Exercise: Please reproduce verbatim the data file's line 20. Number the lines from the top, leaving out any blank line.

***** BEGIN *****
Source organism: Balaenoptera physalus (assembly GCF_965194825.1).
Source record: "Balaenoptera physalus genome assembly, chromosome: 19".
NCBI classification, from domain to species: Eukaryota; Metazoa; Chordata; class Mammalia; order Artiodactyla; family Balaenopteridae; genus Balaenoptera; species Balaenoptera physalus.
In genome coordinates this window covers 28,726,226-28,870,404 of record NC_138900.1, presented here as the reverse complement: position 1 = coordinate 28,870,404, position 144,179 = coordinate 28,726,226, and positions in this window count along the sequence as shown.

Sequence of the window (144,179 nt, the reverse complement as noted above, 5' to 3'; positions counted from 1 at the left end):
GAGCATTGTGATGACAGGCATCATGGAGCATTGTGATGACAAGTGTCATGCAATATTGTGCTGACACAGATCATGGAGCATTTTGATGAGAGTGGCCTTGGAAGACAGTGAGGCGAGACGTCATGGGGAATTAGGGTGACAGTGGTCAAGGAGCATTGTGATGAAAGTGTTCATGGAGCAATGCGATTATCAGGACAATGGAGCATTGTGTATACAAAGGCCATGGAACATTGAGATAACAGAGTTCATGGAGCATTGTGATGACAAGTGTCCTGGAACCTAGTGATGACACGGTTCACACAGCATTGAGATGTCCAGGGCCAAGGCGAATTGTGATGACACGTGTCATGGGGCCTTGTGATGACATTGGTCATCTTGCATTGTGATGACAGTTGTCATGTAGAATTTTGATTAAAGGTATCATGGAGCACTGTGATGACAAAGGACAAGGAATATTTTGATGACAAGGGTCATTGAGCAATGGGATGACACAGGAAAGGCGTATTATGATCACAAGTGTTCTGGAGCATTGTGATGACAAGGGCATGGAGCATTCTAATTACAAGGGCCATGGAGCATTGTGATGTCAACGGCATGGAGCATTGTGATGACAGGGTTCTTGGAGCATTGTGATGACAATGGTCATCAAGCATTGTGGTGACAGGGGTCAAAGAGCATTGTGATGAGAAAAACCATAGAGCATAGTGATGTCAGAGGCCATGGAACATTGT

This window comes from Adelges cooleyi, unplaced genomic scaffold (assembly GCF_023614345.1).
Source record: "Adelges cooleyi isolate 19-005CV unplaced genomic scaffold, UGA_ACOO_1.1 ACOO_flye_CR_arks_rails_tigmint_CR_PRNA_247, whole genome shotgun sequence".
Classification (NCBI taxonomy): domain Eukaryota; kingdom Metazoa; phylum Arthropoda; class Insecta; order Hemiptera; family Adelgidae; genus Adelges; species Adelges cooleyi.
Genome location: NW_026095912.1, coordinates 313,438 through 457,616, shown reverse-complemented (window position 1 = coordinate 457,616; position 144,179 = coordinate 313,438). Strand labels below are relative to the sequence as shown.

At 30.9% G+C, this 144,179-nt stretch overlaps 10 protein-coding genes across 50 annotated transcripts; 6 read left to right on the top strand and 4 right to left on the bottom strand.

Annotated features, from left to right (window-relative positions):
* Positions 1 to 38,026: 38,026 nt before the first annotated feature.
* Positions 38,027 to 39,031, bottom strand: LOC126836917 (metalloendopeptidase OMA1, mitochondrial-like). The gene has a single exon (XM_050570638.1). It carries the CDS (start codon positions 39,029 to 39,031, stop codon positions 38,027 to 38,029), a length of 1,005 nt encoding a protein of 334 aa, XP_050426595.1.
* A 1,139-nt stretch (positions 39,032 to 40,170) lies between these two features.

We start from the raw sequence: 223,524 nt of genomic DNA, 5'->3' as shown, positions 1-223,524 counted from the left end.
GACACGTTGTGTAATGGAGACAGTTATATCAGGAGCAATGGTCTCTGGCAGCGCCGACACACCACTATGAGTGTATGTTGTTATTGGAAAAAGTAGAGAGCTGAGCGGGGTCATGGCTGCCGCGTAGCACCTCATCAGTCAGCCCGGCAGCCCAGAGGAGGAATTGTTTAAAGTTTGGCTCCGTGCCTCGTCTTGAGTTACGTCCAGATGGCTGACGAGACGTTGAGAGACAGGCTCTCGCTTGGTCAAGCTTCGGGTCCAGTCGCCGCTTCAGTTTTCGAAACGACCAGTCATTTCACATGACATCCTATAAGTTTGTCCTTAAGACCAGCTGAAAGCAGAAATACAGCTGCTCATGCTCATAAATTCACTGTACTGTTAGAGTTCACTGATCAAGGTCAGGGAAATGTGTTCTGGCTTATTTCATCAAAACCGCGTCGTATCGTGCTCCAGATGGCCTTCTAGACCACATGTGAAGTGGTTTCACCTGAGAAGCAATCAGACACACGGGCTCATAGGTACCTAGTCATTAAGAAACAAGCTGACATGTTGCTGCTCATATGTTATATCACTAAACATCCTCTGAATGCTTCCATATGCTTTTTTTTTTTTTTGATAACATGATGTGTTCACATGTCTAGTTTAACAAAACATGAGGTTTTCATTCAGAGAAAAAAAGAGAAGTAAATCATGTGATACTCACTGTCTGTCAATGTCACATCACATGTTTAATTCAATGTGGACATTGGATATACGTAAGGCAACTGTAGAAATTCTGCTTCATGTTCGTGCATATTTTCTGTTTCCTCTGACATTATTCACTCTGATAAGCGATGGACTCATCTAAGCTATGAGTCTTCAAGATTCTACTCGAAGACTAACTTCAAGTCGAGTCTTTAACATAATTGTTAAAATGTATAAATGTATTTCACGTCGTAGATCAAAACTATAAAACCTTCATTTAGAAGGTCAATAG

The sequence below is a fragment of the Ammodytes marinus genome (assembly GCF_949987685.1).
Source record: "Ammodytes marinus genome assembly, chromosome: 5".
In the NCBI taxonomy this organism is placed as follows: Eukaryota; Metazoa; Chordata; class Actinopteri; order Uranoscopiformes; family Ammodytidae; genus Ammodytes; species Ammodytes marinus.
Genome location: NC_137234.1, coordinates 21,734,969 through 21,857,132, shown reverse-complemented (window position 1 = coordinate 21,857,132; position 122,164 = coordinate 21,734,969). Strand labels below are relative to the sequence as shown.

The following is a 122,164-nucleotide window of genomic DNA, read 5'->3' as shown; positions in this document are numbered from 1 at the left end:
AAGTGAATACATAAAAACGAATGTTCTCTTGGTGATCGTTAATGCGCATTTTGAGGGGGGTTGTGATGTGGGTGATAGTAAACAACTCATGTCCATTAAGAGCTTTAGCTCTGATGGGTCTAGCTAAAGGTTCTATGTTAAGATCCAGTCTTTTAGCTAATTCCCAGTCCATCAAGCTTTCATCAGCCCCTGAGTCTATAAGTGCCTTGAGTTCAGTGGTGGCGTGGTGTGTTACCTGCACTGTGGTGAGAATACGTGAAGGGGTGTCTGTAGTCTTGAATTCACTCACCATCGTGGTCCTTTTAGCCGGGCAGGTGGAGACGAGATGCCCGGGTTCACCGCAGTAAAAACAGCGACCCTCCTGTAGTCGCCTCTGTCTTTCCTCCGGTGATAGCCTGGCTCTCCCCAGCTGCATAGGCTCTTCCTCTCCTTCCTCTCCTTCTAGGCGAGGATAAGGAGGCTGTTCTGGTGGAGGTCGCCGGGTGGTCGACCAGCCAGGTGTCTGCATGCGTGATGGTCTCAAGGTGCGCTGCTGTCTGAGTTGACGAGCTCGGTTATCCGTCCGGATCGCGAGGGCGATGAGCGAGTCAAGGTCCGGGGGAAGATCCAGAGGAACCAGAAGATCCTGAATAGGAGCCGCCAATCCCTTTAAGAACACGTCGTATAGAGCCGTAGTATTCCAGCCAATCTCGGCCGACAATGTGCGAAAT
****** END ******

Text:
In the NCBI taxonomy this organism is placed as follows: Eukaryota; Metazoa; Chordata; class Actinopteri; order Uranoscopiformes; family Ammodytidae; genus Ammodytes; species Ammodytes marinus.